MeteoSwiss checks the SwissMetNet monitoring stations in accordance with a stringent certification procedure. This procedure, which is performed by third parties and has been adapted to Switzerland, incorporates numerous criteria defined by the World Meteorological Organization regarding location, the devices and maintenance requirements. The same certification procedure is also applied to stations belonging to partner networks. This ensures that the results generated by different monitoring stations are comparable.
Certification of monitoring stations
As part of the certification procedure, around 100 quality criteria are checked. These are based on the so-called "CIMO Guide", the guidelines of the WMO's Commission for Instruments and Methods of Observations. The principles, which are formulated to create standardisation, have been adjusted to take account of Switzerland's specific characteristics, with a particular focus on the areas of climatology and meteorology. For this reason, the procedure is not suitable for other areas of application such as agricultural meteorology or travel weather for road users; other local criteria apply in these areas.
What is checked during the certification process
Roughly speaking, the criteria can be divided into five areas:
- The measurement and transmission interval of the monitoring station: Does a station take measurements and transmit data every ten minutes? Or are the data only transmitted on an hourly or even daily basis?
- Details on the measurement location: Do the location and measurement height correspond to the recommendations of the WMO for the respective parameters? Has the instrument been set up correctly?
- Assessment of the individual measurement instruments: Does the instrument deliver the degree of accuracy required by the WMO? Is it correctly ventilated and/or heated? Does it also work in snow and hail?
- Calibration, maintenance and upkeep: How often is calibration performed in the laboratory and/or maintenance on site? Does the station have a supervisor who performs regular checks? Are parallel measurements taken and/or are automatic data checks conducted in order to ensure faulty instruments are quickly identified?
- Data analysis: The data analysis is performed by a partner after one year of data deliveries; this primarily examines the completeness of the data and speed of data transmission.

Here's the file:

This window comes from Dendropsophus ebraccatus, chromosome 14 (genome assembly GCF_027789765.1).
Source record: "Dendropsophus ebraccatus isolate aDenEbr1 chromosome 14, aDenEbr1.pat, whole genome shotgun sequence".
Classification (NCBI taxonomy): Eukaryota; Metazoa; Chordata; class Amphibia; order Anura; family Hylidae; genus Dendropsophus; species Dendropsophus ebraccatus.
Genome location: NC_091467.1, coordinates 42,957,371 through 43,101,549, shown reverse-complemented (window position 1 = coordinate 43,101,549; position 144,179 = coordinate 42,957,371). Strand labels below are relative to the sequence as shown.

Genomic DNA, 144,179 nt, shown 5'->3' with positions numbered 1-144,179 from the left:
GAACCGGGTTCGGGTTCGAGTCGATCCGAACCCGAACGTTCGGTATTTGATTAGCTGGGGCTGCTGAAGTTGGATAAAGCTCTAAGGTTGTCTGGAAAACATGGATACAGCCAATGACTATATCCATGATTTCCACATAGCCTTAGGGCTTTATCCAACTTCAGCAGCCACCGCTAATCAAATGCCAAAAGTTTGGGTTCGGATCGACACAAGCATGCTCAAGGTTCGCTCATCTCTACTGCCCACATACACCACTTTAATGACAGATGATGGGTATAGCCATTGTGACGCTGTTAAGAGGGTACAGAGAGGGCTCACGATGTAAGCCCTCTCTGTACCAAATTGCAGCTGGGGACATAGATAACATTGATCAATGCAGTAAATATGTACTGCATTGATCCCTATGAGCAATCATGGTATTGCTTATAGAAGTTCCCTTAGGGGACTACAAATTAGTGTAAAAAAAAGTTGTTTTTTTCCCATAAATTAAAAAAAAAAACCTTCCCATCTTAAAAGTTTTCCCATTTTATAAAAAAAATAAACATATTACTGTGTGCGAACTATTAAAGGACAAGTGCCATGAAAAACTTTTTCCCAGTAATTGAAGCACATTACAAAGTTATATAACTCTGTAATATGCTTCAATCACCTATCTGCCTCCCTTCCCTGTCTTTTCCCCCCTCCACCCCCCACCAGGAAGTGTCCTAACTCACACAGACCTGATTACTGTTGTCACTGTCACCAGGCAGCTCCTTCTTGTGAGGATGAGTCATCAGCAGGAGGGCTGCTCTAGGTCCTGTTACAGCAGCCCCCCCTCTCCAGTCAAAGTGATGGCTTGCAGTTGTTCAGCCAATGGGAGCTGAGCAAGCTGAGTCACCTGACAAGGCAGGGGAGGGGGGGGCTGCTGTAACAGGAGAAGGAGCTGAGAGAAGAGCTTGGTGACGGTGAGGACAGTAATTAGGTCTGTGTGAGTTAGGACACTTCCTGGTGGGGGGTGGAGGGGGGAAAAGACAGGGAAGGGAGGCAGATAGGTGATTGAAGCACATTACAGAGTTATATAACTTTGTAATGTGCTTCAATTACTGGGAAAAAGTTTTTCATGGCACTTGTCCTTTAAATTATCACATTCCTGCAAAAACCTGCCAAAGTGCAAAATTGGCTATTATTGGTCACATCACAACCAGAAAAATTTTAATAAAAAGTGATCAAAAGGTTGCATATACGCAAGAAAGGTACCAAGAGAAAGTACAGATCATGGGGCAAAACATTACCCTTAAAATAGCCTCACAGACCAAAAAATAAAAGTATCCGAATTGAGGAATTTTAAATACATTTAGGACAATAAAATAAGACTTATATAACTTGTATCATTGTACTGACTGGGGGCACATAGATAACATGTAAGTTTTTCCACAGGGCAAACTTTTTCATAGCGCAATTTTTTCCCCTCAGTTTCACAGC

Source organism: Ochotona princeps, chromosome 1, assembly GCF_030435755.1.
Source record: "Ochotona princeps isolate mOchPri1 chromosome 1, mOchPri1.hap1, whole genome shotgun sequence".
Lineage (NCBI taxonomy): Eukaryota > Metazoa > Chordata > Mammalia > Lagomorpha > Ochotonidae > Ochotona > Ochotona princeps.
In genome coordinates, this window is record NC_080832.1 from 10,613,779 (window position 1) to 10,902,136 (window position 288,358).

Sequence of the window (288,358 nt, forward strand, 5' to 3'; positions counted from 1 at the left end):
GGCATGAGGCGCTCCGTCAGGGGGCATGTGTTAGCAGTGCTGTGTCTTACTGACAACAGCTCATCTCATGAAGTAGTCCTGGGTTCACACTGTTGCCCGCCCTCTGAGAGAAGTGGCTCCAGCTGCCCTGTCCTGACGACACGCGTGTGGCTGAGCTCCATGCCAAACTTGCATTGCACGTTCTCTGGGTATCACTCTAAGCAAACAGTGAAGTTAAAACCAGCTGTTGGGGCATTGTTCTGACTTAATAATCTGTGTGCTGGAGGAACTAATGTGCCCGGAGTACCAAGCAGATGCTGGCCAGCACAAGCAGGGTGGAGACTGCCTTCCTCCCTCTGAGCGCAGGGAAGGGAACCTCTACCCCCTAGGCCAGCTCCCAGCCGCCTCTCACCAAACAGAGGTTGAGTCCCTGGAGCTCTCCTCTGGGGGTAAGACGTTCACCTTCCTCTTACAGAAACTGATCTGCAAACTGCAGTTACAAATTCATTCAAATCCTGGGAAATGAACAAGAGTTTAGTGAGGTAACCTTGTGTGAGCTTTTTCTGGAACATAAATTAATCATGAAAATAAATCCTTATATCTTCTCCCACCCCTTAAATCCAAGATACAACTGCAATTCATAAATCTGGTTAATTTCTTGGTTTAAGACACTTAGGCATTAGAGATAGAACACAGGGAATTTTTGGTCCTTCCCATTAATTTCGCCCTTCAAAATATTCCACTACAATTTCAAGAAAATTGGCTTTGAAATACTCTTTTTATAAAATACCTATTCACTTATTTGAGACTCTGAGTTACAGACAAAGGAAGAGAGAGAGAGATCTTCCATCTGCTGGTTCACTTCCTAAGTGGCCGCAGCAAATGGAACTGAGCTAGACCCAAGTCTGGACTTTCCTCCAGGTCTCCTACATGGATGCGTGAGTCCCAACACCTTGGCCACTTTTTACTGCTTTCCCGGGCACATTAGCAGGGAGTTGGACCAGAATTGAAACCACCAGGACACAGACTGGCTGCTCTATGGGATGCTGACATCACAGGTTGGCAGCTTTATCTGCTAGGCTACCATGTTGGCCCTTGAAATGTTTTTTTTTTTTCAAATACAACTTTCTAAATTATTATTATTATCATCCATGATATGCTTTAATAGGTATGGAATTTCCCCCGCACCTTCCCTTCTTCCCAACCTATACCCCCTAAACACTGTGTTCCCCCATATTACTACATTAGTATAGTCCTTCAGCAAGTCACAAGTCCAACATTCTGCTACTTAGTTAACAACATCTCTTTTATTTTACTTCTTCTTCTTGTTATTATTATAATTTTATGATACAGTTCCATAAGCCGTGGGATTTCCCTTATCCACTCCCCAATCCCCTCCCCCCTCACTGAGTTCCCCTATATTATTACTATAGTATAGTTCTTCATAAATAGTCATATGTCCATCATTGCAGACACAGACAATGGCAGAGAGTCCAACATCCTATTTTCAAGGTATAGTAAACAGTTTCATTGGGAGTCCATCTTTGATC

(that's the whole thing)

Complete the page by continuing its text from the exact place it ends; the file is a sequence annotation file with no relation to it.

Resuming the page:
Assessment of monitoring stations
Based on the examination of a station, the measurement instruments are assigned one of the following categories:
- Compliant: An instrument fulfils all criteria.
- Mostly compliant: An instrument fulfils most of the criteria, or some criteria are slightly violated. Acknowledgment of the limitations when using the measurement data is recommended.
- Non-compliant: The measurements do not meet several of the criteria. The data may be used if the limitations of the data are borne in mind.
- Special location: Location does not meet certain criteria. The measurement data are nevertheless representative of the location/surroundings in spite of non-compliant set-up (e.g. tower locations).
Introduction of certification and the certification procedure
The integration of partner stations within the MeteoSwiss data warehouse served as the impetus for the development of an independent certification procedure. This step made it essential to introduce an approval process for automatic monitoring stations. Only in this way can the relevant criteria be assessed objectively. This is a pre-requisite for being able to compare the results taken from different stations.
The quality assurance procedure developed by MeteoSwiss is performed by the Federal Office of Metrology (METAS). The independent body certified SwissMetNet and 20 partner stations for the first time in 2013. In doing so, a great deal of useful information was gleaned and subsequently incorporated into the certification procedure. Since 2014, the certification has been a fixed part of the operation of numerous monitoring stations integrated within the MeteoSwiss data warehouse. It is planned to check each station every five years. The results are discussed internally with the operations teams and with the relevant partners; measures aimed at improving the measurement quality are devised and implemented as quickly as possible. The objective is not always to achieve the highest quality level, but rather the level of quality appropriate for the area of application.
Example of the use of certification in day-to-day operations
Since the introduction of this inspection, it has been possible for us, in cases of problematical discussions with landowners, to clearly show the need for specific action and concrete measures, such as being able to bushes to be cut back. This leads to an improvement in the quality of the measurements, as the Stabio example superbly demonstrates.
The graph below shows the daily sunshine hours at the Stabio station between 2011 and 2019. The red line illustrates the maximum possible sunshine hours for that location. It can be seen from the graph how the recorded sunshine hours decrease every winter after about winter 2012. An inspection in 2017 revealed that the meadow in the neighbouring plot had become increasingly overgrown, and the trees were throwing a shadow on the instruments.